• Glowing Eyes of Doom: If a cloaked Predator is nearby and looking directly at you, this is what you'll be able to see. Oftentimes, this is the last thing a hapless Fireteam member may see before they're unceremoniously cut down, especially if they happen to be the Sole Survivor.
  • Heal Thyself: Health does not regenerate, though both sides have access to portable healing items to restore lost hitpoints.
    • Fireteam members can take injections of medicine to heal their wounds, or use medkits from a Support.
    • Predators can also use healing tools to recover health, but the process is time-consuming and leaves them vulnerable if caught. Additionally, a Predator healing with the tools will roar if the process is allowed to fully complete, but interrupting the sequence too early will result in the medkit being wasted for very little recovery, therefore restoring health in this manner is a puzzle in itself.
  • Heavily Armored Mook: Armored troopers can take about a couple dozen rounds of assault rifle fire to bring down, compared to regular NPC enemies who can be killed with just a few shots. They can even (barely) survive 1 shot from the Predator's plasmacaster.
  • Hero Killer: As a Predator, you can freely kill and claim franchise heroes like Dutch and Isabelle should you manage to down them in combat.
  • Hyperactive Metabolism: The Predator can kill and eat the pigs running around to restore its health.
  • Invisibility Cloak: The Predator can use a cloak to conceal themselves from their enemies. On the other hand, the Fireteam can cover themselves in mud making them invisible to the Predator's heat vision.
  • Invisibility Flicker: Contact with water will interfere with the Predator's cloak, creating a distinct electrical arcing effect that can betray their position.
  • Jurisdiction Friction: If the Fireteam kills the Predator before they can activate their Self-Destruct Mechanism, a representative of OWLF (Other-Worldly Life Forms Program) will take jurisdiction over the Fireteam. Their original mission will be aborted, and they will instead be tasked with protecting the dead Predator's body for long enough that it can be collected for research.
  • Laser Sight: The Predator's Plasma Caster projects three laser beams to help with aim. This makes the weapon lethally accurate, but can also give the Predator's position away, unless the Dithered Lenses perk is equipped. The snipers also use laser sights to confuse the matter.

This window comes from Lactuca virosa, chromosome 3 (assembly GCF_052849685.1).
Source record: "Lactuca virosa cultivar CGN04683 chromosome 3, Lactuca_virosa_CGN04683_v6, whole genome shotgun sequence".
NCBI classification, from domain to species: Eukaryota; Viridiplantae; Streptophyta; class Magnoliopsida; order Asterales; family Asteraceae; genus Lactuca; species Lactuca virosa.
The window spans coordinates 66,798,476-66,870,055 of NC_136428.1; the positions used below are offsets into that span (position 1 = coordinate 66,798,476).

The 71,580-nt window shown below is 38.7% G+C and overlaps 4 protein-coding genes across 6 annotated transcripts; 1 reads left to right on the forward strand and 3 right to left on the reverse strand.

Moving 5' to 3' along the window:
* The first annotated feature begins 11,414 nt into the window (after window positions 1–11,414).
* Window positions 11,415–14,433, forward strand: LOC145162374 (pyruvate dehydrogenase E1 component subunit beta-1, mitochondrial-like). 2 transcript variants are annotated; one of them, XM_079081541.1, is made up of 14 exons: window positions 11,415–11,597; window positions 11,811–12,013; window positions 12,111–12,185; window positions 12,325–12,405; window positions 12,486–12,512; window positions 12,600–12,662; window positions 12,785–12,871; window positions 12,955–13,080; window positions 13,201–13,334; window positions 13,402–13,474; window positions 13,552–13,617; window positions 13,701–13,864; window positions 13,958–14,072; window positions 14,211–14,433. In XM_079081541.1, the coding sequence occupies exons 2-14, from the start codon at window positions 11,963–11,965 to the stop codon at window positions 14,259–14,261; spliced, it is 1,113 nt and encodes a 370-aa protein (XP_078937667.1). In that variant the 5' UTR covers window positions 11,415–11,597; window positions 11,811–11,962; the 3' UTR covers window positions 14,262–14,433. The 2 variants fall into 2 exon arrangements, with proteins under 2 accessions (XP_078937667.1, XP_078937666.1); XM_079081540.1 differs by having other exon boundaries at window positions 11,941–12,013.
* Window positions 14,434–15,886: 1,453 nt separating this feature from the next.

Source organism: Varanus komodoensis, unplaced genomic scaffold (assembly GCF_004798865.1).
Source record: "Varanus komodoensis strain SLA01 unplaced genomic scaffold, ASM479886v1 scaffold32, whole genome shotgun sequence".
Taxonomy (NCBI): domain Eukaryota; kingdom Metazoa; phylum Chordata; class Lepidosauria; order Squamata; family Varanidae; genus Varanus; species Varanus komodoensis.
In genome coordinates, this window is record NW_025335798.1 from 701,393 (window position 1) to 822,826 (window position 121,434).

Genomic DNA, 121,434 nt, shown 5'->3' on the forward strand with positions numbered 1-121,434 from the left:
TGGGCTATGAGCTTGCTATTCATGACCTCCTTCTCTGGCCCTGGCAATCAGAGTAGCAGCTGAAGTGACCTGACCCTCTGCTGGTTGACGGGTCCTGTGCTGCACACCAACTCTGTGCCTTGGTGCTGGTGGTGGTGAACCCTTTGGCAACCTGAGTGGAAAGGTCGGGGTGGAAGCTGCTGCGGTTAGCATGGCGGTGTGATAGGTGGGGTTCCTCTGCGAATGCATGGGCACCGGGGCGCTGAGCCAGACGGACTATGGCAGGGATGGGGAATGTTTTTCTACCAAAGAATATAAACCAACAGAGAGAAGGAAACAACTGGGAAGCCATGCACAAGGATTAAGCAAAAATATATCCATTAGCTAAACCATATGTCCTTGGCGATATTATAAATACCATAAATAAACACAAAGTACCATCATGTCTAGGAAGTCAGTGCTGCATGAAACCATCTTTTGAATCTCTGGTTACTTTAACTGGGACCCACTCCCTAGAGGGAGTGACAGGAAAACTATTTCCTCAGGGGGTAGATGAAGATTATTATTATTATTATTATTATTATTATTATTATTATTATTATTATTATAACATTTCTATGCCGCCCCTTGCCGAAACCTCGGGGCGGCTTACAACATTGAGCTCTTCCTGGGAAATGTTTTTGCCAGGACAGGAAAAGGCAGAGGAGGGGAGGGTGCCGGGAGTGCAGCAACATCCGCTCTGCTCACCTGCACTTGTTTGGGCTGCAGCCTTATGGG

• Last Chance Hit Point: As a Predator, Second Wind mode is this. Upon being depleted of health, your Predator will fall to its knee where the game will give you two prompts: give up and activate your Self-Destruct Mechanism, or attempt to heal yourself by a tiny amount and get up again. Choosing the latter will activate Second Wind and drop a flashbang effect at your feet, allowing you to either run away or finish off those who were foolish enough not to, though this is understandably a very risky maneuver. Unlike many examples of the trope, a Predator can enter Second Wind technically an unlimited amount of times, but the cooldown is long enough that even with the specific reduction perk, it's extremely unlikely to see this happening more than once per match, if that.
  • Mêlée à Trois: As the Predator is jumping into a pre-existing conflict, most rounds will see the Fireteam taking on NPC enemies while the Predator can attack all sides.
  • Monogender Monsters: Subverted; For the first time outside the comics, female Predators are prominently featured.
  • More Deadly Than the Male: Dutch's tapes reveal that female Predators are more focused and ruthless hunters than the (already pretty damn dangerous) males. The one he'd hunted down and that killed the rest of his squad certainly wasn't messing around. Averted in actual gameplay, however, where the gender of the chosen Predator, if applicable, has no bearing on its stats whatsoever.
  • Mythology Gag:
    • Many of the fireteam's weapons are based on guns used in the films, such as a minigun and a fully automatic shotgun.
    • One of the face paint customizations for the fireteam is based on Poncho's striped paint from the first film.
    • The Escape Sequence is a nod to Dutch's famous line from the first film and the fireteam's original escape plan.
    • Among the Predator's voice mimicry options is "Want some candy?"
    • Several of the added details from the audio logs connecting the first two films are lifted from the second film's novelization.
    • The Emissary Predator reuses the design of the scrapped Yautja of the same name who were meant to appear in the fourth film, but were ultimately cut. Unlike the film counterpart, this Predator is still hostile towards humans.
    • Successfully killing and then defending a Predator's body from the enemy forces will show two Fireteam members performing Dutch and Dillon's epic handshake, with one having apparently been pushing too many pencils. Bonus points if one of the members doing this is actually Dutch himself.
  • Net Gun: Predators can use a Net Gun to bind their targets. AI enemies will be immobilized, while Fireteam members will be unable to attack, but will still be able to run.